As the song goes, it’s the most wonderful time of the year. Of course, the many celebrations this season seem to go hand-in-hand with alcoholic drinks, whether you’re sharing a cup of holiday cheer with coworkers or raising a glass to the New Year with family and friends. If you’re trying to balance all of … Read More
The esophagus is the muscular tube that connects your throat to your stomach. Achalasia is an uncommon condition in which the esophagus is unable to move food and sometimes liquids into the stomach. When people have this condition, a valve located at the end of the stomach — the lower esophageal sphincter — stays closed … Read More
No one wants to hear that they’ve been diagnosed with cancer, but advances in treating cancer with multiple therapies including chemotherapy, surgery and radiation continue to save lives. According to the American Cancer Society, the 5-year relative survival rate for all cancers diagnosed between 2002 and 2008 is 68 percent, and that’s a marked increase … Read More
About eight months ago, an expert panel issued new recommendations to guide how doctors in the United States treat tens of millions of patients with high blood pressure.
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Say the word “tumor” and one of the last places you probably think of it occurring is in the heart. Although rare, cardiac tumors occur in approximately 1 in every 2,000 people. Tumors can and do originate in the heart or heart valves. When cardiologists talk about risk factors for these tumors, there just isn’t … Read More
If you could get a glimpse inside your aortic artery, you would see that it’s much like the inside of a garden hose. It has a thick inner layer with a thinner outer layer as protection. When the artery is healthy, that muscular inner layer is round and wide. This allows easy flow of blood … Read More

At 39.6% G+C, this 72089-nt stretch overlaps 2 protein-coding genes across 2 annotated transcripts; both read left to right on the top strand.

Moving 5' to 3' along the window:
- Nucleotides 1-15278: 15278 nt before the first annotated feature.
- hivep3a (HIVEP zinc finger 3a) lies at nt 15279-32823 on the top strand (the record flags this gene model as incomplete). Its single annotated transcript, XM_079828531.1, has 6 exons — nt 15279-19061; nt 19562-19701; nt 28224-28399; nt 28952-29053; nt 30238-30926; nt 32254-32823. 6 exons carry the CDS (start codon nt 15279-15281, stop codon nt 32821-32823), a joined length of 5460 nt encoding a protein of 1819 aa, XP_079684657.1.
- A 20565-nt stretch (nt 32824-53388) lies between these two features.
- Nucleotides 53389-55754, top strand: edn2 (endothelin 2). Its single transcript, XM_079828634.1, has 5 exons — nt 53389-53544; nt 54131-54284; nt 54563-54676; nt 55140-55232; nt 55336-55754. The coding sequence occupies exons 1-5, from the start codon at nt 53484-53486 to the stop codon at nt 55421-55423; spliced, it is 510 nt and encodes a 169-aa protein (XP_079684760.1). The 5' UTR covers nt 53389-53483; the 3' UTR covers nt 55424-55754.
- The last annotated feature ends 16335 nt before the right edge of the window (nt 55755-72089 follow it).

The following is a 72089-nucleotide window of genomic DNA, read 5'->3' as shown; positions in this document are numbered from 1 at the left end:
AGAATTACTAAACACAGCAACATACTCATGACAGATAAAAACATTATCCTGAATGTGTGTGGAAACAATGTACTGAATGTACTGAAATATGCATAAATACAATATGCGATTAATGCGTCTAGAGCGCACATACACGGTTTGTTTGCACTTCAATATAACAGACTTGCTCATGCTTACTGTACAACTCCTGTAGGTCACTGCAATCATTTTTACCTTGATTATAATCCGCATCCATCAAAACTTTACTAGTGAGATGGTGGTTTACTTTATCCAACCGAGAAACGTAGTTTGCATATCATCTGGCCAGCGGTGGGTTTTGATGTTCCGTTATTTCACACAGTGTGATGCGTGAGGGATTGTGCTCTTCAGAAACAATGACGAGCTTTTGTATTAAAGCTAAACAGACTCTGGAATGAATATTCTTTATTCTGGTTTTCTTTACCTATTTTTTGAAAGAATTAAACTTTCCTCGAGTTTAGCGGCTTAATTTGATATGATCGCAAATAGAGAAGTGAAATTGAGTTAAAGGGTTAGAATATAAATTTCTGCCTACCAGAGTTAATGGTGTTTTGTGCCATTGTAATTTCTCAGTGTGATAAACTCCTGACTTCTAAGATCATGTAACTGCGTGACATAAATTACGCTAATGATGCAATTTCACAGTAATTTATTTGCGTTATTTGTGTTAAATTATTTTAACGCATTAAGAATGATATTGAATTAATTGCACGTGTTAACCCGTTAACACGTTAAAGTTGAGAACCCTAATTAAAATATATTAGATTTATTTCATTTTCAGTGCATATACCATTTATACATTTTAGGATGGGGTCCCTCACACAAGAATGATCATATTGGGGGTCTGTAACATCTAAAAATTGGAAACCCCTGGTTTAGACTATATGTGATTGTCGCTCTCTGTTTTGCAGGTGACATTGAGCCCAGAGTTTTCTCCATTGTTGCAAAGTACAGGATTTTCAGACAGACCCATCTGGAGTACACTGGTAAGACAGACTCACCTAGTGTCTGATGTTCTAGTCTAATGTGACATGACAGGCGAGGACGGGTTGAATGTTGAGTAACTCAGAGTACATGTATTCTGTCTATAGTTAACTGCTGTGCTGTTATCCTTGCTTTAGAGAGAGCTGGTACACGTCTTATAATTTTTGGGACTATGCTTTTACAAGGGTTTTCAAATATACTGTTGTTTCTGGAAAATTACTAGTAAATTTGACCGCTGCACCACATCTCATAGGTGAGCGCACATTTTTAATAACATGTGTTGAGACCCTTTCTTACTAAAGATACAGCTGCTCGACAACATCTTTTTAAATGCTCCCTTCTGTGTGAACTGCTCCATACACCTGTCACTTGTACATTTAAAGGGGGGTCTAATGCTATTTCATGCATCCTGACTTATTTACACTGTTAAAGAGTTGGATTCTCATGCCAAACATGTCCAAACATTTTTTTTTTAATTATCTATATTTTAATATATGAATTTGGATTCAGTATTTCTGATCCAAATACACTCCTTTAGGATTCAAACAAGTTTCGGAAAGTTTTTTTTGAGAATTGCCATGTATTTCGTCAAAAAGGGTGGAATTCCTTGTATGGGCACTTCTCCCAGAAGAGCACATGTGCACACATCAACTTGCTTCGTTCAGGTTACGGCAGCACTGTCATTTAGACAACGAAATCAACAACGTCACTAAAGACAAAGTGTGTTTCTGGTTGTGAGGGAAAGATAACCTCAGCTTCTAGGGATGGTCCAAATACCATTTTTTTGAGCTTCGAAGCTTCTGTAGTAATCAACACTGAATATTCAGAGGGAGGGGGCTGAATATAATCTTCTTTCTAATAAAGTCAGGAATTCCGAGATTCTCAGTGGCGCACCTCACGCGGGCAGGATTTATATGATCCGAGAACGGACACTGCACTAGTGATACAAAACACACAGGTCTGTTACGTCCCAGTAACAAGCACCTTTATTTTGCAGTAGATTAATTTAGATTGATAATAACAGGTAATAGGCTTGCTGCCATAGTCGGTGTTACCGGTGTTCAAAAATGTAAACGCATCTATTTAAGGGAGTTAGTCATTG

Here at Cleveland Clinic, patients frequently ask us cardiologists this question: “Is my blood pressure too high, or is it too low?” We’re always happy to answer, because it’s important for you as a patient to understand your blood pressure.
Some patients have abdominal aortic aneurysms that dilate the aorta at or above the renal arteries. These are the arteries that branch out to the kidneys. Vascular surgeons use fenestrated stent grafts to open the renal arteries. These grafts have openings cut at just the right spot so they don’t block blood flow through the … Read More
Treating aneurysms throughout the body usually requires open surgery, but now we’re able to use a minimally invasive procedure to repair abdominal aortic aneurysms. These are aneurysms that occur in the part of the aorta that carries blood from the heart into the lower extremities. In traditional open surgery, surgeons go in and repair the aneurysm, or … Read More
Many people with spider veins hesitate to wear shorts or skirts because of the cosmetic appearance of the condition. However, a 30- to 45-minute procedure called sclerotherapy is performed right in the vascular surgeon’s office and can vastly improve the appearance of spider veins, which are similar to varicose veins but smaller and not as … Read More